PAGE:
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'Abstract' is already redundant because you typed it before the class name, in this case I'd go with 'Foo_Bar' as the abstract class itself, if that's already taken re-name it. (Foo_Bar_Implementation ?? Think of something more descriptive is better).

I think this mirrors real world objects. In real life you don't just instantiate a House, you can't even look at the whole house at once, its sort of abstract in a sense. So I would just have /House be your abstract class. /House/Wall, and House/Door, and /House/Nails and such would be your 'concrete' objects. Or perhaps /House is your container, which contains a couple /House/Room objects, and /House extends /House/Foundation?

Either that or use a domain specific term, like the /House/Foundation is your abstract class, or the /House/Blueprint. Some will say this is an oversight of PHP others will argue its going to promote better naming. I'd rather be in the code that calls it a house/blueprint than a house/abstract. To most people the word 'abstract' is very abstract. Confusing.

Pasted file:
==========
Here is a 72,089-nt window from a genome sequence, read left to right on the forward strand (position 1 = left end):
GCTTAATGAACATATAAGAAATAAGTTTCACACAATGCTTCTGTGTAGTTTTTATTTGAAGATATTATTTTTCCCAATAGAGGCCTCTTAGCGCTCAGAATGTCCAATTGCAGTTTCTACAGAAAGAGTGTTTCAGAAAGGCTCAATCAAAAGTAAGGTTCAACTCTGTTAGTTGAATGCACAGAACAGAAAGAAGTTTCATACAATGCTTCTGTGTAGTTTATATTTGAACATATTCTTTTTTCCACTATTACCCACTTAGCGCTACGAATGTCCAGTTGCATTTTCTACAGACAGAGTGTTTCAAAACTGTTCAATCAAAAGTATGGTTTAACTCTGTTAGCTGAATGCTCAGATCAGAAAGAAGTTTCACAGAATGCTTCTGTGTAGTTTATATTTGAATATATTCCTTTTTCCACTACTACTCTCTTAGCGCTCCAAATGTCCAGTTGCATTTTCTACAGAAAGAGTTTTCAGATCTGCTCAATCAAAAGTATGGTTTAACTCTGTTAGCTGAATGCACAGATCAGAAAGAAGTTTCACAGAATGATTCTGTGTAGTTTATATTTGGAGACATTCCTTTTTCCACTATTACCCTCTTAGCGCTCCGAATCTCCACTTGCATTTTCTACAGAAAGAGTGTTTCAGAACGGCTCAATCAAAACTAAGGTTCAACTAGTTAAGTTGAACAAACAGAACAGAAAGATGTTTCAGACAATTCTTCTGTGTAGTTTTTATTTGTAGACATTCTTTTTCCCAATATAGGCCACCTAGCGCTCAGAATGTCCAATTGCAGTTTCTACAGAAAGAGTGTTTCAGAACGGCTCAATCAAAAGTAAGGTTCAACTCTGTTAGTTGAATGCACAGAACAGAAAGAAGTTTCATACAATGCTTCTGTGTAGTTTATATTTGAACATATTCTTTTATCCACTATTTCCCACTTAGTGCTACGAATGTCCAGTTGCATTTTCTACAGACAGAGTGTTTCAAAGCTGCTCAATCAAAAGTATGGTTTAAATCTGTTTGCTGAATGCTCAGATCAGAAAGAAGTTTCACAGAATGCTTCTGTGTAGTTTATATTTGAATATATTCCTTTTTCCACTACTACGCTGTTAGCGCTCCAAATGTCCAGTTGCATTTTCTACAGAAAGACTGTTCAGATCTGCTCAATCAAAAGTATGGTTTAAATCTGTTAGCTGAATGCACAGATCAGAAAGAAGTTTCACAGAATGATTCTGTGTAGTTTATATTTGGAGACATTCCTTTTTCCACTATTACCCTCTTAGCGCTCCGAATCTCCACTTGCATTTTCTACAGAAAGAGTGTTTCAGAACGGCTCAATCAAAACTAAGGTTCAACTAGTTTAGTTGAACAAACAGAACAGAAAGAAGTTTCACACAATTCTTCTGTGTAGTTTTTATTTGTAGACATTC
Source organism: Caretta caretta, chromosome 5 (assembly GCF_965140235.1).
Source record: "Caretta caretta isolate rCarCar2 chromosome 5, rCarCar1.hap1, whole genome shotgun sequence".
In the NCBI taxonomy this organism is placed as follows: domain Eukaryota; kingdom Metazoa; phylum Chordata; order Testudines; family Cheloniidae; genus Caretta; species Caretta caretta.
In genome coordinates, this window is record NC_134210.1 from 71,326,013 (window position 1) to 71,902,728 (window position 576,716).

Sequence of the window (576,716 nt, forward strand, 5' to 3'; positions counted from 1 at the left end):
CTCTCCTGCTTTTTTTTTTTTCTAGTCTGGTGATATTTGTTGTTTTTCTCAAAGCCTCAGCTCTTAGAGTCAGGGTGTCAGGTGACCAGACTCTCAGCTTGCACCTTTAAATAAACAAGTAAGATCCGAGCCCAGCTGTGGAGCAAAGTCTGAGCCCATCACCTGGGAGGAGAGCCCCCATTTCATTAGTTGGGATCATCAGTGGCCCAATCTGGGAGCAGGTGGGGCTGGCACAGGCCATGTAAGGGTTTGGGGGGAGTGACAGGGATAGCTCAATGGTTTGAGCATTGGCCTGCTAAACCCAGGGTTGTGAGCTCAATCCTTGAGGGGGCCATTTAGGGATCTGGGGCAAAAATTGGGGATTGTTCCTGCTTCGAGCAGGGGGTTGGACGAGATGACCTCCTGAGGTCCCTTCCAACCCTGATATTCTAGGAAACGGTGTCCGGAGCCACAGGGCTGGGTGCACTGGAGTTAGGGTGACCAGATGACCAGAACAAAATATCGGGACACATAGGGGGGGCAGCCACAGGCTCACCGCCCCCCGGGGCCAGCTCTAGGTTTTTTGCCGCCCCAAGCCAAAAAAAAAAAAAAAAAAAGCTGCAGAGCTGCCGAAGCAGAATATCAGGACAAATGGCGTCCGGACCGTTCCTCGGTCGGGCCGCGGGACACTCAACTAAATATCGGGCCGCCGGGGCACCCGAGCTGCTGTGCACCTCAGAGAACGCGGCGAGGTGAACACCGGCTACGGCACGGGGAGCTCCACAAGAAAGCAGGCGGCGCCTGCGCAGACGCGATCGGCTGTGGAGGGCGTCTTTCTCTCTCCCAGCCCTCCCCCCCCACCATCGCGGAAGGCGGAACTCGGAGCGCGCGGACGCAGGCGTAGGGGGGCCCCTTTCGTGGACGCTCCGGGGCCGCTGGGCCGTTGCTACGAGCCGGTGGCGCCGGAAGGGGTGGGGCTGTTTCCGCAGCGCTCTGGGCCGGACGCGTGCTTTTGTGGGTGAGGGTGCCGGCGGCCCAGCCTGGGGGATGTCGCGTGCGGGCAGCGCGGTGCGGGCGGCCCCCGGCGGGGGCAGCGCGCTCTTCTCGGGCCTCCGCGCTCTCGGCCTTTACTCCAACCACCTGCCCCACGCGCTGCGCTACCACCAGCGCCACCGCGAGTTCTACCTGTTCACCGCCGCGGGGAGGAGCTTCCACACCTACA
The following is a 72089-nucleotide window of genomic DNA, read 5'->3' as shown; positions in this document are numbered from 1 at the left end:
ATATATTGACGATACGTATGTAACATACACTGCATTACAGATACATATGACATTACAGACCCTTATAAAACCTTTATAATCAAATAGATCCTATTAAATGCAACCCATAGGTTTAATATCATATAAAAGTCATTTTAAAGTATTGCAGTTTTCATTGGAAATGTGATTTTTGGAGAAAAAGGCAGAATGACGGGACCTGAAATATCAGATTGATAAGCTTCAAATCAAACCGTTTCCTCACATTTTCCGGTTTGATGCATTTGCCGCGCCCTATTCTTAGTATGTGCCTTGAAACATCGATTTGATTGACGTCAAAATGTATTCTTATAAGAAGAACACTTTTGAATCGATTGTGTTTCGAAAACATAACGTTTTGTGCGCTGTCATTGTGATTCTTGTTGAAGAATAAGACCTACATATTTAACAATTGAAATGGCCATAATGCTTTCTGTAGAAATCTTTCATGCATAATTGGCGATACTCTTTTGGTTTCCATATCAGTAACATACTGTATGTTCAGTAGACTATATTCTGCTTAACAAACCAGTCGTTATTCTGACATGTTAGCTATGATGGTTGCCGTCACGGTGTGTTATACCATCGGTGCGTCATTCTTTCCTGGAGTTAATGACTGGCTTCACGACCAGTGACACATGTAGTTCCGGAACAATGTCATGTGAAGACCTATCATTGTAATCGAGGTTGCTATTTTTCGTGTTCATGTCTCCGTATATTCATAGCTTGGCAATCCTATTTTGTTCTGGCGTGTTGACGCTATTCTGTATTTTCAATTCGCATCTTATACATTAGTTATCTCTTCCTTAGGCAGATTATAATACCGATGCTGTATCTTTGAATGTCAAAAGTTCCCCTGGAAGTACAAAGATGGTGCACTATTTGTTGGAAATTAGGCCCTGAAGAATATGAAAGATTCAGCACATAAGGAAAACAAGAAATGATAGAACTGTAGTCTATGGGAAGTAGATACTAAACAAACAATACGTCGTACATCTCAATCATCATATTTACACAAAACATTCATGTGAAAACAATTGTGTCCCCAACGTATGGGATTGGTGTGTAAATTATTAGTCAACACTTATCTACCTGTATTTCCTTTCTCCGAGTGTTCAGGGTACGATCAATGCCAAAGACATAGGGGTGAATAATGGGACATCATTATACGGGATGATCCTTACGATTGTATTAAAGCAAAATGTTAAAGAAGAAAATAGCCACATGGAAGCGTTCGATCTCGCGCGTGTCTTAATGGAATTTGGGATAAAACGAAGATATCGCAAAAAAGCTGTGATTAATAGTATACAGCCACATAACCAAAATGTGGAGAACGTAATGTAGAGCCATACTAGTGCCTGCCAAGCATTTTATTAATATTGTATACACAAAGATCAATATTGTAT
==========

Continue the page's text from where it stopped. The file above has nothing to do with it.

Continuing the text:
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PostPosted: Tue Feb 01, 2011 6:16 am 
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Although I use namespaces, I haven't faced such problem yet. I always use Abstract for the abstract classes. Usually, I use single word namespaces - i.e.
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namespace Foo;

and almost never
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namespace Foo\Bar;

IMHO, namespaces should not be used as part of the class naming - its purpose is to solve naming conflicts.